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No More ‘Do More’?

by Newsweek Pakistan

Emmanuel Dunand—AFP

With America increasingly siding with India, time for a rethink in Pakistan

The Dec. 4 meeting between U.S. Secretary of Defense General James Mattis and Prime Minister Shahid Khaqan Abbasi went without the fireworks feared by many, given the general’s reputation as a tough customer. Needless to say, the real interlocutor on the Pakistan side was the GHQ and that was where the real “substantive” exchange had already been held through normal channels. Army chief General Qamar Javed Bajwa, not too long ago, announced that Pakistan didn’t need to “do more” in Afghanistan and asked America to “do more” instead.

As opposed to President Donald Trump’s rather unbuttoned style, the U.S. secretary of defense was “understanding” of Pakistan’s problems but asked for a “positive, consistent and long-term relationship” to get rid of ongoing problems. The big problem, of course, is that of cross-border attacks inside Afghanistan, of which the Ghani government in Kabul currently only controls half. Kabul and Washington insist that not all the assaults are without the consent of Pakistan; they think the Haqqani Network is actually given safe haven inside Pakistan to launch cross-border attacks as policy. The ongoing drone attacks in Pakistan’s Kurram Agency make the point: the Network, it is implied, has been shifted from North Waziristan to Kurram Agency.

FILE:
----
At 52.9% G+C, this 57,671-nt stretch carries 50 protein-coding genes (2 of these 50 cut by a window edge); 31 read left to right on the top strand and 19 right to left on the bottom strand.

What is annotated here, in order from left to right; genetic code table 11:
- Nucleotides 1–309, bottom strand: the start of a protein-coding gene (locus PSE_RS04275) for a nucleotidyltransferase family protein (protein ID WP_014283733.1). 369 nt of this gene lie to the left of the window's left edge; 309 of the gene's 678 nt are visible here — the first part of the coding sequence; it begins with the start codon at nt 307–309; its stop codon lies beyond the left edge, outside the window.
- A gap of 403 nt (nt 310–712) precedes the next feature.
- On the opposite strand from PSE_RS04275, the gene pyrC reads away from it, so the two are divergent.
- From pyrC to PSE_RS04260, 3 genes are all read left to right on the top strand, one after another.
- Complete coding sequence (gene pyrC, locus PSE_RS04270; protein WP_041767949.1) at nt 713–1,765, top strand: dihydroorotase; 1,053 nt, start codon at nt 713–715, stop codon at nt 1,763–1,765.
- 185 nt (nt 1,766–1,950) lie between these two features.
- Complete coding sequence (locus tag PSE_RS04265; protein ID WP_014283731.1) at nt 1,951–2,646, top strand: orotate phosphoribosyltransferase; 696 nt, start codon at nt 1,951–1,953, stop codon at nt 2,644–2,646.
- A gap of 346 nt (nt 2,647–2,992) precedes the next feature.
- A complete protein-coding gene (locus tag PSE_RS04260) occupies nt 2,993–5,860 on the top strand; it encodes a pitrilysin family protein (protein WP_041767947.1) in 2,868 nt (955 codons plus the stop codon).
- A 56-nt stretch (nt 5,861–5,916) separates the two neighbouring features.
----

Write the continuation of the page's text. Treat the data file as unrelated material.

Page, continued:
What didn’t come out in public is Pakistan’s real beef, and that is Indian presence in Kabul, which allegedly orchestrates terrorist attacks inside Pakistan by funding the Taliban groups Pakistan has driven out into Afghanistan with two tough operations: Zarb-e-Azb and Radd al-Fasad. Pakistan has gone public with confessional evidence that terrorism in Pakistan is being directed by India. This complicates the map of conflict and defines the limits of America’s own ability to affect developments. Its less overt Afghan policy is demission of an untenable undertaking by allowing India to share the burden of the regional commitment. The tables have turned: from America siding with Pakistan in the region to America siding with India in the new cold war. Islamabad has to play its card carefully and with less nationalist fervor, given its commitment to peace through trade as embodied in the China-Pakistan Economic Corridor.

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